Stairways to heaven? Chris Abbott visits a very special learning space in Denmark (Photos: Claus Witfelt)
Ørestad GymnasiumØrestad GymnasiumØrestad Gymnasium: a source of inspiration for new schools all over the worldIt’s the staircase you notice first. As you walk through the front entrance of Ørestad Gymnasium, you see it towering ahead, curving all the way up to the top of the building, which looks from the outside like just another office block in a fast-growing suburb of Copenhagen.

A new, driverless light-rail system will get you there in 20 minutes from the city centre, and many of the students travel from even further afield to attend their school. Now that might be a familiar situation in the UK but it is very unusual in Denmark.

There are lots of other differences from the UK too. Very little work is on display, and the interior feels more like a university than a school. Text books are banned, as agreed by the teachers. No uniforms of course, and the students call the teachers by their first names.

Students choose who to work with and where

There are a few circular pods to be used as classrooms; but most of the building is open-plan and contains a variety of different group study areas. Students choose who to work with and where; with a favoured spot being the circular roof of one of the learning pods, well equipped with floor cushions and popular with students, laptops to hand and earphones attached. Birthdays are announced in large notices on the stairwell.

Orestad Gymnasium 2Orestad Gymnasium 2'A favoured spot: the circular roof of one of the learning pods'Open-plan buildings don’t always lend themselves well to the necessary if occasional formal teaching. There are some areas with walls and glass screens, though far fewer of these than there are open-plan areas. It is interesting to see, too, that Danish teachers are just as resourceful as their UK counterparts: no whiteboards were provided in many areas as it was assumed that all teaching would be through technology; but the teachers found they could write on the glass screens with markers, and use them as a board.

The combination of a series of circular pods (lockers are in circular pods too) in a rectangular building leads to some odd-shaped areas too, with teachers finding some of them difficult to use with no spot from which to speak to the whole group.

The school is open from 8am to 3.40pm; there is no formal registration although students are asked to clock in and out. They receive their work assignments and the response to these through the school administration system, which is the same one used by all schools across Denmark (there is no market for school admin products here). Instead of school lunches there is a coffee bar selling high-quality Danish open sandwiches and other food; the decision was taken to make the food so attractive that students would not migrate to the shopping centre burger bars just across the road.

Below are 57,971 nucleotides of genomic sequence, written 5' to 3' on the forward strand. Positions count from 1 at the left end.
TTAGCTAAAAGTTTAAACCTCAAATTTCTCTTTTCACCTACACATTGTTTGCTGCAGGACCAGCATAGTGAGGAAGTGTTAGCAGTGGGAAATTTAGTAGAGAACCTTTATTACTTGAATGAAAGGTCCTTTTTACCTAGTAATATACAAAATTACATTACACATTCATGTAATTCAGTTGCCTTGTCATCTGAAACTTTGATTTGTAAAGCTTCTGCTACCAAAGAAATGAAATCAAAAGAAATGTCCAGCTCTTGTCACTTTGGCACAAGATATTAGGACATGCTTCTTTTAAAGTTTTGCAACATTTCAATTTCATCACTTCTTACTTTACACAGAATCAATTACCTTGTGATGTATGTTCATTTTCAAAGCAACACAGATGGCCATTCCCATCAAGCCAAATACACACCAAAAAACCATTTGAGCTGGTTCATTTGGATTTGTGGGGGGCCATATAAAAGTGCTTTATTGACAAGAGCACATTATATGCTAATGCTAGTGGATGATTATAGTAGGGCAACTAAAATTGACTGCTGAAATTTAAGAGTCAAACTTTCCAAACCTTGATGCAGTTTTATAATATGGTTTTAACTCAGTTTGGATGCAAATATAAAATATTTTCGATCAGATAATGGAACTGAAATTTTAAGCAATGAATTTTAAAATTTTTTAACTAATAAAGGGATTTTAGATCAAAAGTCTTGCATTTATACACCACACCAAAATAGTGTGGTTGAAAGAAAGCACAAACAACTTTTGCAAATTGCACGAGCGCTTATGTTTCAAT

'The big staircase connects everyone'

Orestad lockersOrestad lockers‘Lockers are in circular pods too’The school has become very famous, and has been a source of inspiration for new schools all over the world (including those in the UK's Building Schools for the Future programme) but what is it actually like to study there? We asked Sara Najaaraq Warming, a journalism student at Ørestad Gymnasium.

"I think that the most important difference between Ørestad and other schools is that we do not use tangible books," she said. "We read and use all our school material at computers, which means that all assignments and notes are written at computers.

"The open plan is fantastic because it makes the school bright and connects all the students. The big staircase that runs from the ground floor to the roof connects everyone because all students have to use it to change rooms. This makes a good opportunity to meet other people from different classes and grades.

"The open plan makes you feel that this school is special. Sometimes you actually forget that this is a school only because of the special architecture – the open plan."

"It's not just the architecture that Sara loves; it's also "the way we learn". Because there are no books, and the technology is embedded, there is a different quality. "I think the architecture and the IT connect," she explains. "Both things are modern and therefore fit with each other."

'Sometimes you miss some personality'

But the approval is not total: "Sometimes the architecture can be a bit too untouched. There are actually no real colours or real personality. The school is made to look good for other people to see and not for us to enjoy, and that can be a bit annoying. We are the ones who attend this school. I still love the school's architecture because it is so different and special but sometimes you miss some personality.

"We are allowed to use the Internet for Facebook, Netflix, email, etc, but, of course, it is prohibited in classes. Unfortunately it is pretty difficult not to open Facebook or something when you are sitting in front of your computer screen in every lesson, therefore it does happen from time to time that you open a new site and click at the Facebook icon…"

Ørestad Gymnasium attracts a lot of visitors, and regular tours are provided. Luminaries such as the Crown Prince of Denmark and the Danish prime minister have held meetings there, and students are used to the international interest.

Is it a model which could be replicated elsewhere? Much seems to be working at Ørestad Gymnasium and, perhaps, given enough funding to do the job properly, this really is the school of the future… Now where have we heard that phrase before?  

Chris AbbottChris Abbott is a reader emeritus in assistive technologies at King's College London, and edits the Journal of Assistive Technologies


Ørestad Gymnasium
 
Ørestad Gymnasium, Wikipedia


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